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We’re truly at the dawn of the Electric Vehicle age. Last month, California air regulators approved new rules that will ban the sale of new gasoline-powered vehicles by 2035, and more states could soon follow their lead. Nationally, the Inflation Reduction act extends federal tax credits for electric vehicles (EVs) through 2032 (but with a whole lot of new caveats). And here in Colorado, the state’s EV Plan is a roadmap (pun intended) to get some 940,000 light-duty EVs on the road and in people’s garages by 2030.
Like anything new, however, EV ownership can seem daunting, but it doesn’t have to be. Here are the basics.
More on Electric Vehicles:
What You Need to Know About Charging Levels
While your EV’s integrated navigation system or your favorite EV-specific route-planning app will take the different types of charging stations—many paid, some free—along your path into account when calculating your ETA, knowing the difference between the three charging levels could save you time and headaches.
Level 1 Chargers
Time To Full Charge: 40 to 50 hours
Where You’ll Find Them: Everywhere. Any 120-volt wall outlet can be a Level 1 charger if you keep your charging cable in your frunk (front trunk).
Good For: The average Joe. According to AAA, the typical American only drove 31.5 miles a day in 2019, so if you charge at home overnight, a Level 1 cord is usually all you’ll need.
Level 2 Chargers
Time To Full Charge: 4 to 10 hours
Where You’ll Find Them: At hotels, restaurants, small businesses, public libraries, etc. As of May 1, Colorado had 3,424 Level 2 charging ports.
Good For: Overnight recharges or topping off for the trip home from the trail during a long lunch.
Level 3 Chargers
Time To Full Charge: 20 minutes to 1 hour
Where You’ll Find Them: Major travel arteries such as I-70 and U.S. 40. Tesla has even announced plans to open its proprietary Level 3 Supercharger network to non-Tesla EVs by the end of the year.
Good For: Road trips where you don’t want to wait four hours to get back behind the wheel.
Each charging network (think Shell or BP, but for EVs) has its own app, which can be required to start charging, so it’s a good idea to make sure you download the ones you’ll need before you hit the road.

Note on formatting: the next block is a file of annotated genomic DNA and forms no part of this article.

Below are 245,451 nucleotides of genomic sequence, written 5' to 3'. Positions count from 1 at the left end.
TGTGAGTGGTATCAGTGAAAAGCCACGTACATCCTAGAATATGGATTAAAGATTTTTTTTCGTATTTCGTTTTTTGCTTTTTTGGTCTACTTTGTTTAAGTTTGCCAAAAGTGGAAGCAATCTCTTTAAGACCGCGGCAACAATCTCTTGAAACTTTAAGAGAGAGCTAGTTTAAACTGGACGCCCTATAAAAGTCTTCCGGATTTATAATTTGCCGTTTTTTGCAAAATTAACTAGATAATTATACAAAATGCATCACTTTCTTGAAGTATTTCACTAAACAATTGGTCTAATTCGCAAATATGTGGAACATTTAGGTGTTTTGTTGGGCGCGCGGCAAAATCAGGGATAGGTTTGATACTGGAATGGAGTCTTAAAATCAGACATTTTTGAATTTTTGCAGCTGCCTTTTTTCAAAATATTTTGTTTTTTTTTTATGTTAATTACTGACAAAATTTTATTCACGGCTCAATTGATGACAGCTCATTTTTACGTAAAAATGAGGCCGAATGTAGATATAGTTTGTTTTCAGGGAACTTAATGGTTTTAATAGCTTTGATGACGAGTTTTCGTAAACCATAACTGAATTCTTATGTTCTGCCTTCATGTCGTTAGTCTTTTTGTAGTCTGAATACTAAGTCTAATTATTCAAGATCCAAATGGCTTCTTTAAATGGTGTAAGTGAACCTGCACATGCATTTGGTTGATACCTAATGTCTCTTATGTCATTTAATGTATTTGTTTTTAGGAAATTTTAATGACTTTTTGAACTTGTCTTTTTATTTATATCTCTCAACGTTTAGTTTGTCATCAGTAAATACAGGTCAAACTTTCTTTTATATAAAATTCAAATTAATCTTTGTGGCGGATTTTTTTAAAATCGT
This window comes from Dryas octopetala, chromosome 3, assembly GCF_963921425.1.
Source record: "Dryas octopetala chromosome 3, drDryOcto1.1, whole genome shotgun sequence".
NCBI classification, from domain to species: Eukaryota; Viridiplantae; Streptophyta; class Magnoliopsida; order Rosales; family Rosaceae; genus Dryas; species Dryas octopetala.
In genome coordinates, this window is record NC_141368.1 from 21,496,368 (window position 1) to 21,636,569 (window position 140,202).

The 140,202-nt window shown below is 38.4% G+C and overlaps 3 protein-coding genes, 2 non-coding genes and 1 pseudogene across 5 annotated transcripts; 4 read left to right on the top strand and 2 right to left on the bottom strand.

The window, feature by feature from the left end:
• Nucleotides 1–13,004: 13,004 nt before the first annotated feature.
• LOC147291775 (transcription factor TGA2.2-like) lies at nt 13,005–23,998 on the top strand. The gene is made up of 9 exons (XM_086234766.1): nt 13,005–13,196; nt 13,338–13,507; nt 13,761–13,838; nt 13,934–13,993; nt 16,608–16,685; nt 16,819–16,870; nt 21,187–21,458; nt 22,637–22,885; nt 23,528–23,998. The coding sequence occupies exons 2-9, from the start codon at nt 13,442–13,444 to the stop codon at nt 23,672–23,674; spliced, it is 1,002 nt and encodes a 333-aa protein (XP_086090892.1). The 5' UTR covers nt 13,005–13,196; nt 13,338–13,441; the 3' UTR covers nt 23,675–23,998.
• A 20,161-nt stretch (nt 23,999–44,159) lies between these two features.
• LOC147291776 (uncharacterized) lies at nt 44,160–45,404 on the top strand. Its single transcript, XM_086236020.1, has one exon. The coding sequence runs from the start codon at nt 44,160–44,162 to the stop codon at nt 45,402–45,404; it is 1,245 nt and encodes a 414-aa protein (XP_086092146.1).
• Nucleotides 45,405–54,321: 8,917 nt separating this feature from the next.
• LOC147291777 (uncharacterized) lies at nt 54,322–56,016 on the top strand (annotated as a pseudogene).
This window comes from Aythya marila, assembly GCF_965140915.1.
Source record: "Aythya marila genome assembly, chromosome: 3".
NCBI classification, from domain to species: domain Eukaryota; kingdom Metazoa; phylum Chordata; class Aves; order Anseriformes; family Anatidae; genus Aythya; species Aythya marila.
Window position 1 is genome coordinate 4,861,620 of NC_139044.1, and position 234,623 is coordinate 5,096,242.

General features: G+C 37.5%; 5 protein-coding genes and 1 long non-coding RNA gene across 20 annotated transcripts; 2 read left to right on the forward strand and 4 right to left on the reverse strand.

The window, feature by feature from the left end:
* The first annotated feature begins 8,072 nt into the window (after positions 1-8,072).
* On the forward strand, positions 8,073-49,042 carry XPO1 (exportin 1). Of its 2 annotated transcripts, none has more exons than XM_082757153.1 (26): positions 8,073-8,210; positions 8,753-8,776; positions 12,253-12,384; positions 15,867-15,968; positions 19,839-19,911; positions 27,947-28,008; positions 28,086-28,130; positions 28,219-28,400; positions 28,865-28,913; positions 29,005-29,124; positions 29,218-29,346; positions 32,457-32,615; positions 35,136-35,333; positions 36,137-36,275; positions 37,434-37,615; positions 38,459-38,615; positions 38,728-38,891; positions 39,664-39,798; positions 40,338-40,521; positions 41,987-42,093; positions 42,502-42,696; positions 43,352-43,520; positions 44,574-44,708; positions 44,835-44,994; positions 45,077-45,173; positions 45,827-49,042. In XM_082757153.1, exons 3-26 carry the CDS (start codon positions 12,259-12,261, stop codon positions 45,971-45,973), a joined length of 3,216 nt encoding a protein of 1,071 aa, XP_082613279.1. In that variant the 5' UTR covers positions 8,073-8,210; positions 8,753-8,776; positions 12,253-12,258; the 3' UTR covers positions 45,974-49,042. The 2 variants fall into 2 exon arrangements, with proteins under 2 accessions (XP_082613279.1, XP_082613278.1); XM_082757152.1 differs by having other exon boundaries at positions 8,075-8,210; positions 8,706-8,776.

A Quick Guide to EV Tax Credits
“A lot of what scares people about EVs is the upfront cost,” says Julia Davila, communications and engagement manager for Drive Clean Colorado, a nonprofit focused on breaking down the barriers to EV adoption. But while the average price of a new EV was a hair above $60,000 in February (nearly $15,000 more than a typical new vehicle), according to car shopping resource Edmunds, new models such as the 259-mile-range Chevy Bolt can be had for around $30,000. And depending on the car you purchase, Davila says, Centennial Staters could pay a lot less thanks to hidden savings (maintenance costs are around half that of gas-powered vehicles) and state and federal tax credits. Here’s a breakdown:
There’s been a $7,500 federal EV tax credit since 2008, but at press time, the Inflation Reduction Act was poised to change things next year. It sets income restrictions for buyers ($150,000 for single filers, $300,000 for joint, and $225,000 for heads of households); price caps ($55,000 for a sedan and $80,000 for SUVs, trucks, and vans); and a restriction that final assembly be done stateside. The law also creates a new credit for used EVs and removes a provision that limited the credit to manufacturers that have sold fewer than 200,000 EVs—meaning Tesla and General Motors models are back on the menu.
Colorado’s tax credits are a lot easier to navigate: Simply buy a qualified vehicle and you’ll receive a $2,500 tax credit (or $1,500 for a two-year-minimum lease), which can often be applied at the time of sale. That amount is set to drop to $2,000 next year.